ANN ARBOR, Mich. -- Michigan athletic director David Brandon said Monday there's nothing in the NCAA allegations hovering over the football team that has put coach Rich Rodriguez job status in question.
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Brandon had a lot on his calendar on his first day on the job, but acknowledged nothing on his list of things to do was more important than his plan for Rodriguez and college football's winningest program.
"It's critical," Brandon said in an interview with The Associated Press. "If you look at the annual revenues that drive this department, football is three-quarters of who we are. It's essential for that program to be successful if our entire athletic department is going to be successful.
"I will continue to spend a lot of time with Rich and all of the people associated with the football program to understand it really well and to hopefully make an impact in terms of how we precede going further."
Michigan's once-proud team has been embarrassed on and off the field lately.
The NCAA notified Rodriguez and school officials two weeks ago that the football program is facing five potentially major rules violations in part because its report said Rodriguez "failed to promote an atmosphere of compliance within the football program" in regards to time spent on practice and football-related activities.
Brandon backed his coach then and on Monday reiterated his support for Rodriguez.
"He's our coach for this season," Brandon said. "There's nothing within the framework of the NCAA allegations that led me to believe that it should change his status as our coach."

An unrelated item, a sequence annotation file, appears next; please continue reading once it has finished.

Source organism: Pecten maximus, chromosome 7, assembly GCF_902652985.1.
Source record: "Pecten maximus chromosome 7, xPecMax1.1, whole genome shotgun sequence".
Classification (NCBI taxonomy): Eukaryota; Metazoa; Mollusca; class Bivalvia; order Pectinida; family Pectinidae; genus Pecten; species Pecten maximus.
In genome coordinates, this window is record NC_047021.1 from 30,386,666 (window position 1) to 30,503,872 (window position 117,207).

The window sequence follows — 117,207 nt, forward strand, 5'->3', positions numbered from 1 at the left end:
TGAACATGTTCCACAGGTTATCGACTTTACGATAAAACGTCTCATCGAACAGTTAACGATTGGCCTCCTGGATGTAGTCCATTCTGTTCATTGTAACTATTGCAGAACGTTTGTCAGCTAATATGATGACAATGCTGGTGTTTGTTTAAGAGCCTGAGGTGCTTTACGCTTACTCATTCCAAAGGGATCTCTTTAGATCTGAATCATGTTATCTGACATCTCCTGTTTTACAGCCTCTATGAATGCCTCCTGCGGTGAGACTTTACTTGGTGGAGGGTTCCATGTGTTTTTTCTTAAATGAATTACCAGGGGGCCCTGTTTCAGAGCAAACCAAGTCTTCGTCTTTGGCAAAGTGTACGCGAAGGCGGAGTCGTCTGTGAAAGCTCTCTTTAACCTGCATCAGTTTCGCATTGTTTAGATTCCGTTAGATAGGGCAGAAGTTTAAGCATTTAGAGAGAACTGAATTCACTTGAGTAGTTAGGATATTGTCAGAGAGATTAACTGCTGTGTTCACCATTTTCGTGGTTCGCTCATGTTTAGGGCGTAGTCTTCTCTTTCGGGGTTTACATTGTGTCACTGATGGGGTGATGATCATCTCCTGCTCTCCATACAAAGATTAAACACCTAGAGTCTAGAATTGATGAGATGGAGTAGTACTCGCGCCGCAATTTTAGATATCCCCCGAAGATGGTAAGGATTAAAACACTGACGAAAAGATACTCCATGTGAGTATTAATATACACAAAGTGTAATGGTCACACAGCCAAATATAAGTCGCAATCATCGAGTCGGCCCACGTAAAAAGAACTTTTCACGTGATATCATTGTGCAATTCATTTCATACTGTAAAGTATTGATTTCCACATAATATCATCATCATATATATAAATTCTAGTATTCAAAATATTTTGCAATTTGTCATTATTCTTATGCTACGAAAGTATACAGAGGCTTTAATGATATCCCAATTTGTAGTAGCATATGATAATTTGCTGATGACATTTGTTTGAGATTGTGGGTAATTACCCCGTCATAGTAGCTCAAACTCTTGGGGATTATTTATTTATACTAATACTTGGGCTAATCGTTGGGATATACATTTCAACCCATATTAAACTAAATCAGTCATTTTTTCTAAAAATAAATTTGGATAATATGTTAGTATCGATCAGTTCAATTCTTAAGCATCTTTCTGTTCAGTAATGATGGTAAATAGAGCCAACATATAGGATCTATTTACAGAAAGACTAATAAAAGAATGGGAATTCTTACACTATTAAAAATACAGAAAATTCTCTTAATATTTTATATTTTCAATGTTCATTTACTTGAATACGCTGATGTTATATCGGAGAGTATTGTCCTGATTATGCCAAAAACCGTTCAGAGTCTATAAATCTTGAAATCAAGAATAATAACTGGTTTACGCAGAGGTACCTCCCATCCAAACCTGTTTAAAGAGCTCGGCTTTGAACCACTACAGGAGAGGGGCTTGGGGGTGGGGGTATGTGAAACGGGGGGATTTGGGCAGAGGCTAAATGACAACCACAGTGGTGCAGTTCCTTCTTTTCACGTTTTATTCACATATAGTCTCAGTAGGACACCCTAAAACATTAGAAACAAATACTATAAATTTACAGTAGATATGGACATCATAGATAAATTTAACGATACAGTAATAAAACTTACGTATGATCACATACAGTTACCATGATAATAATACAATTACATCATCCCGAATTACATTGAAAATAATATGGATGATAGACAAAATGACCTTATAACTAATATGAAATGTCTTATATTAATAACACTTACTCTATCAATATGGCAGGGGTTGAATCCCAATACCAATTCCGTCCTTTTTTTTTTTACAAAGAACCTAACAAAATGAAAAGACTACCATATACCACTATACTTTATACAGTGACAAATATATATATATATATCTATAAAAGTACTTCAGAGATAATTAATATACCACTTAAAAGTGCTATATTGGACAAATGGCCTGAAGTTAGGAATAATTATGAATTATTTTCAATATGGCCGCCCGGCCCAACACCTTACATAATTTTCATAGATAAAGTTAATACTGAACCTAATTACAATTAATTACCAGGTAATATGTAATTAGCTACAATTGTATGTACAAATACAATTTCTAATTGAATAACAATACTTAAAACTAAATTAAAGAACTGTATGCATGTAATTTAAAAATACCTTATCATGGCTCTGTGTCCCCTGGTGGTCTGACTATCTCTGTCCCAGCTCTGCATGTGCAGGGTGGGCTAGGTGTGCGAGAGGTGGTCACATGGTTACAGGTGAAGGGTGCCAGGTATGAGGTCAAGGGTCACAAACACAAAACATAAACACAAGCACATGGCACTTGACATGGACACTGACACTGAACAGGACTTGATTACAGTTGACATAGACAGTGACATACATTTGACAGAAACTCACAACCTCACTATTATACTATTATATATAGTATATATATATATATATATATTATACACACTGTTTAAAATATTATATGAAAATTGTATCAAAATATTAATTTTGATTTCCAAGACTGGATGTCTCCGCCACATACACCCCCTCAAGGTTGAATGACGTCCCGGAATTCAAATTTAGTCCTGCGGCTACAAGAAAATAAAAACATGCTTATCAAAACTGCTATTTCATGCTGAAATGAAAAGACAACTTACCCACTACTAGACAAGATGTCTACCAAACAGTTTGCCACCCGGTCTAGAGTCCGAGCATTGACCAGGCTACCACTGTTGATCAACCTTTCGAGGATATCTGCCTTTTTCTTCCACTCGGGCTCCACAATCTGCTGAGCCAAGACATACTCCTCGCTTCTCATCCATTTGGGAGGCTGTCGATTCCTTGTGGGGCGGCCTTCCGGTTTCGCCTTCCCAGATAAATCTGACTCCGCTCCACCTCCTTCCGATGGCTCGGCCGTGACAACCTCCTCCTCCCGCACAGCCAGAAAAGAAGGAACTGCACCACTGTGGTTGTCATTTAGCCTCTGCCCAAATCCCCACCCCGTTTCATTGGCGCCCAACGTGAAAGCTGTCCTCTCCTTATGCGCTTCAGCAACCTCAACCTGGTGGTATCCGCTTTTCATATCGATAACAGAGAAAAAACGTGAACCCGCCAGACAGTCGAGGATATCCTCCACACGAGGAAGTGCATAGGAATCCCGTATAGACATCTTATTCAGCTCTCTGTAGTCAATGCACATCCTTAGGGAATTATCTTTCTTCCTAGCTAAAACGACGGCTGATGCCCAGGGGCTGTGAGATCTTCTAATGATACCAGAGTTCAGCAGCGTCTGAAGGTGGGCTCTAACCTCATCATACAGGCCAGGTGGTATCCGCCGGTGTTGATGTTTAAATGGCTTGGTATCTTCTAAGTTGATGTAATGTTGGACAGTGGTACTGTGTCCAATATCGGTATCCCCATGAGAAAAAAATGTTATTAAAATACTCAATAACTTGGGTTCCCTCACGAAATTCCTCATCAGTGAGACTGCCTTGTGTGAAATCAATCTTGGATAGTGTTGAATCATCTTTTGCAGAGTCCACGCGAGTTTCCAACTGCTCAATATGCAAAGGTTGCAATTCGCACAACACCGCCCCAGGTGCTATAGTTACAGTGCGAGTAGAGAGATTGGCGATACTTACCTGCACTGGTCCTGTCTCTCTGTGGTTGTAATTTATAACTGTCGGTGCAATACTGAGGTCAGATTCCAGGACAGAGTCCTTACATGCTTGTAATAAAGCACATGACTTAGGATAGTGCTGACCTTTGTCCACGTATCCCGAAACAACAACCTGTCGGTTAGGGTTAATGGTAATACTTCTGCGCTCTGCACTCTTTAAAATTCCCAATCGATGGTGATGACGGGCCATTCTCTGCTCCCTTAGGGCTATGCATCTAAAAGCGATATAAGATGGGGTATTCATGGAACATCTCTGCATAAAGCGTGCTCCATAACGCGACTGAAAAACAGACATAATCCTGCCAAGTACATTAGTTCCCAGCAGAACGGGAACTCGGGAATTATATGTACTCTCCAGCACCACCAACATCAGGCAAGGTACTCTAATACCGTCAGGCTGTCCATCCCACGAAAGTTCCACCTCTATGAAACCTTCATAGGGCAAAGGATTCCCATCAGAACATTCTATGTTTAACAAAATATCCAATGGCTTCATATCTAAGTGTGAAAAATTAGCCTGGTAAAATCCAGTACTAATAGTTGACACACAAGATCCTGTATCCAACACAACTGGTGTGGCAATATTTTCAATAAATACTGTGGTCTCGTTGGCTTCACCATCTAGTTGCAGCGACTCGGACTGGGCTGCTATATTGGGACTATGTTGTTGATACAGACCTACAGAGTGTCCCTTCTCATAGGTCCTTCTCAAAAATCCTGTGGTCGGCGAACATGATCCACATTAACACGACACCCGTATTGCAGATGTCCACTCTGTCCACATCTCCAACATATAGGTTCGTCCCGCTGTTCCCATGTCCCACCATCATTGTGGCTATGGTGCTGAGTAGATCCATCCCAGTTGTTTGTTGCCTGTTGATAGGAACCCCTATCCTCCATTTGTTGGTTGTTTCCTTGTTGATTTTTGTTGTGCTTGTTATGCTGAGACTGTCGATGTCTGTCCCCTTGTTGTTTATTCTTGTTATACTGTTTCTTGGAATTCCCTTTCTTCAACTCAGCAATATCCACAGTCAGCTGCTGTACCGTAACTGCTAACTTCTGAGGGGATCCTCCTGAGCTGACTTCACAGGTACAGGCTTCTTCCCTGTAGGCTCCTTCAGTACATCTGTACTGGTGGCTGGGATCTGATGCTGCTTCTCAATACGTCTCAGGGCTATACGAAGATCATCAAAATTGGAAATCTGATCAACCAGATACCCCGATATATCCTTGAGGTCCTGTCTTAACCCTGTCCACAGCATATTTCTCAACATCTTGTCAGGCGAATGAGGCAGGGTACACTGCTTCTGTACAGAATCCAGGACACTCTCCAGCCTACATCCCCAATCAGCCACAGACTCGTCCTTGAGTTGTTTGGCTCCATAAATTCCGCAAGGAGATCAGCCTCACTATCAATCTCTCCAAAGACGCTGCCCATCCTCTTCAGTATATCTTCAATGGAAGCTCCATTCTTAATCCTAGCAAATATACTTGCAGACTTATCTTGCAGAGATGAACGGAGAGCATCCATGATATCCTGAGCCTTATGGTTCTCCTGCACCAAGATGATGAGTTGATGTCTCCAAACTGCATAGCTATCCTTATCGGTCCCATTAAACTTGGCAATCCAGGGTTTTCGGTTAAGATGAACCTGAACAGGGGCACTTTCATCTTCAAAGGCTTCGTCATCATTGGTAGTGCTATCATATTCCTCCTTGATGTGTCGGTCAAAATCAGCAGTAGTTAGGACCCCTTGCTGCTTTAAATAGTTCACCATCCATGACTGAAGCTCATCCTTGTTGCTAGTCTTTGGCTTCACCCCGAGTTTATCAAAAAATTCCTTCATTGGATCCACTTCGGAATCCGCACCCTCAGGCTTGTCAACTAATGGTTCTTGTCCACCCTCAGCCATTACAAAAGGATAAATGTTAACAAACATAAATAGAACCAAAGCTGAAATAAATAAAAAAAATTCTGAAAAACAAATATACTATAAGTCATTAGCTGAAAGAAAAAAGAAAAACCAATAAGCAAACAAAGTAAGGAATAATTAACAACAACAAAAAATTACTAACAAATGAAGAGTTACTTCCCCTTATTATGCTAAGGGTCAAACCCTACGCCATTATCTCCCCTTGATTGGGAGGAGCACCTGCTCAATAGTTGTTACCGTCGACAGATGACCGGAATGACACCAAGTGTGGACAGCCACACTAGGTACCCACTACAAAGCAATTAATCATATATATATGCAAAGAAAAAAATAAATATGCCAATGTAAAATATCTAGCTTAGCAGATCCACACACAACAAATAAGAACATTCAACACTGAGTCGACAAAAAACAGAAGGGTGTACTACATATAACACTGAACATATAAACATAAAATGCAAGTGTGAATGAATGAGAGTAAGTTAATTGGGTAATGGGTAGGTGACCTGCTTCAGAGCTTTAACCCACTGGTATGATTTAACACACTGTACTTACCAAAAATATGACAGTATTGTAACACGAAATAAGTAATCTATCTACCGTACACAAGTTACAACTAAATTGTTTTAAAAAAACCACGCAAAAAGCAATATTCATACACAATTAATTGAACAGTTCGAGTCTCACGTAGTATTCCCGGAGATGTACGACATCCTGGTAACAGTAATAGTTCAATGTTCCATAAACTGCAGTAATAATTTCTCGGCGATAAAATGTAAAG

Michigan was given 90 days to respond and is scheduled to appear at an NCAA hearing on infractions in August. Brandon said he is "very" involved in formulating the school's response, but declined to comment much about it.
"We're going to continue to be in a quiet period as all of this evolves," Brandon said.
Rodriguez lost a school-record nine games in his debut season two years ago, then finished 5-7 last year after a 4-0 start.
"Rich knows football, he's passionate and his track record for success -- winning everywhere he's been -- is there for the world to see," Brandon said. "He's feeling very good about the upcoming season."
Then, Brandon paused and simply said what many in Ann Arbor and around the country are saying.
"It's a big season ahead," Brandon said. "A big season."
It was a big day Monday for Brandon, walking into his new office at 7:45 a.m. after stepping down as the CEO of Domino's Pizza Inc. The first-time athletic director -- with his autograph monogramed on his blue dress shirt -- was clearly fired up about his new challenge a couple hours later as the sun poured into his office.
"There's no place to hide up here, especially at night when the lights are on and that's OK," Brandon said. "I can't wait to get started."
Brandon replaced Bill Martin, who announced last year he was stepping down. Martin will serve as a special adviser to university president Mary Sue Coleman until his retirement in September.
"Dave is going to be an outstanding athletic director because he knows the university inside and out and he has a great passion for Michigan," Martin said. "When I was driving to the hockey game the other night, I saw him up in the office."
Information from The Associated Press was used in this report.